2

McIver argues that the judge did not specifically instruct the witnesses not to curry favor with the jury. While acknowledging that he did not mention witnesses specifically in his pre-trial instructions to the attorneys, the judge stated: â€"I instructed you and the other lawyer that there would not be any plays to the jury during this trial and that would certainly include your client trying to charm the jury by smiling at them and mouthing . . . at the jurors as they walked back to the jury box.”

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Prior to announcing his decision to set aside the jury’s verdict, the trial judge made several observations on the record about McIver’s conduct during the first phase of the trial that raised concerns about prejudice against American Eagle. For example, the judge observed that â€"MacAlla’s credibility was, unfortunately, tainted by the fact that he complied with this court’s instructions and McIver did not.” In contrast, McIver â€"was communicating with the jury by nods of his head and facial expressions as they were coming back to the jury box.” According to the court, â€"Mr. McIver was on the stand doing what he could to infatuate the jury with him, by talking to the jury instead of answering questions to the lawyers.” The judge noted that â€"part of the problem is they [the jurors] saw how Mr. McIver treated them and they are now drawingâ€"they have established him as the norm, somebody that charms them. And if another witness doesn’t charm them, there’s something wrong with that other witness, at least some of the members of the juryâ€"at least one of the members of the jury has reached that conclusion.”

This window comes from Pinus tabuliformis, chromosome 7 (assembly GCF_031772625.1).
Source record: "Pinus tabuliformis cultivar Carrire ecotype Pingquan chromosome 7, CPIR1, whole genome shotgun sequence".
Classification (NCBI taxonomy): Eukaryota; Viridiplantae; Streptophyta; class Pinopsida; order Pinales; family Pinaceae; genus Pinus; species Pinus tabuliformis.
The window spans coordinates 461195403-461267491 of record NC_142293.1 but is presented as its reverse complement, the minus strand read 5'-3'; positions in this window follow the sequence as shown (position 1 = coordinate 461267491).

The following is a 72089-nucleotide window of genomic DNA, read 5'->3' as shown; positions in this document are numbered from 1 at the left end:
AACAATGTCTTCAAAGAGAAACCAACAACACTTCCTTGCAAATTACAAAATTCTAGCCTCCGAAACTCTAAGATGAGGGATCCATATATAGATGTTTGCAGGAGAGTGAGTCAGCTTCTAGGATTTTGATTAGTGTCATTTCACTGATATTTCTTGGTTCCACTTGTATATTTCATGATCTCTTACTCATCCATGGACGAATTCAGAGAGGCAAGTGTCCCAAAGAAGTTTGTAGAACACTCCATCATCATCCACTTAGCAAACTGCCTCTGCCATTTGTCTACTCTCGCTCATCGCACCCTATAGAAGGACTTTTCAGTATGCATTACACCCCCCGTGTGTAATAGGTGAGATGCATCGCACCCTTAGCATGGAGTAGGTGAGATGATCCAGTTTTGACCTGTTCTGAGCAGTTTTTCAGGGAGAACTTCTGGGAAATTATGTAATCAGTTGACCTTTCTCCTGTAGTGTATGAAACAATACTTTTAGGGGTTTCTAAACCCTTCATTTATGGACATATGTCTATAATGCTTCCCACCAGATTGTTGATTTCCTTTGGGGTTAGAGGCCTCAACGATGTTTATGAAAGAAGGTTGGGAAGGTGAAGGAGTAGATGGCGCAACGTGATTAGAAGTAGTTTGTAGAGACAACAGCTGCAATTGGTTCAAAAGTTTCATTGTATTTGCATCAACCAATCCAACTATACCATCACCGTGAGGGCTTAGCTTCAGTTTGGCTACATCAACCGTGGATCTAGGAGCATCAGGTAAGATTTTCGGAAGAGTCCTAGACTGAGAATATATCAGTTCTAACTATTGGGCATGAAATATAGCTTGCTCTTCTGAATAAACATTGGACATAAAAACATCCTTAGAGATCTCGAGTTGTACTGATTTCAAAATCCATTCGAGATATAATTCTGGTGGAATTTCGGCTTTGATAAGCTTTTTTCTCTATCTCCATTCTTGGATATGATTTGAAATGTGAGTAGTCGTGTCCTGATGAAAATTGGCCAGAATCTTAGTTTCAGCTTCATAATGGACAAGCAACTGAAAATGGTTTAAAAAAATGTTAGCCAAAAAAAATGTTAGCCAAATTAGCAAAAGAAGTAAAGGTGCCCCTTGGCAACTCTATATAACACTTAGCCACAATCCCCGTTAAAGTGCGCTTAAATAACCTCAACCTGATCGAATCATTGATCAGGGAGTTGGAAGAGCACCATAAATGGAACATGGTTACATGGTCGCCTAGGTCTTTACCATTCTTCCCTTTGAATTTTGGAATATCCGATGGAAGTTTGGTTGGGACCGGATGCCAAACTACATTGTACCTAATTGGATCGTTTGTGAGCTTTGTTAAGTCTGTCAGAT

We recognize that this is an extremely close case and that we must consider two important interests: McIver’s interest in upholding the jury’s verdict and American Eagle’s interest in having an unbiased jury. Considering all the facts, we cannot say that the trial judge abused his discretion in sua sponte entering a motion for a new trial. The trial judge’s decision was based on some evidence that the jury was biased against American Eagle because American Eagle’s witness followed the court’s instructions not to look at the jury while testifying while McIver did not. We conclude that it was not unreasonable for the district judge to conclude that the jury bias began during the first phase of the trial and was enough to invalidate the jury’s verdict. Because we must resolve doubts about the decision to grant a new trial in favor of the district judge, see United States v. Baytank, Inc., 934 F.2d 599, 618 (5th Cir. 1991), we

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conclude that the district judge did not abuse his discretion in granting a new trial.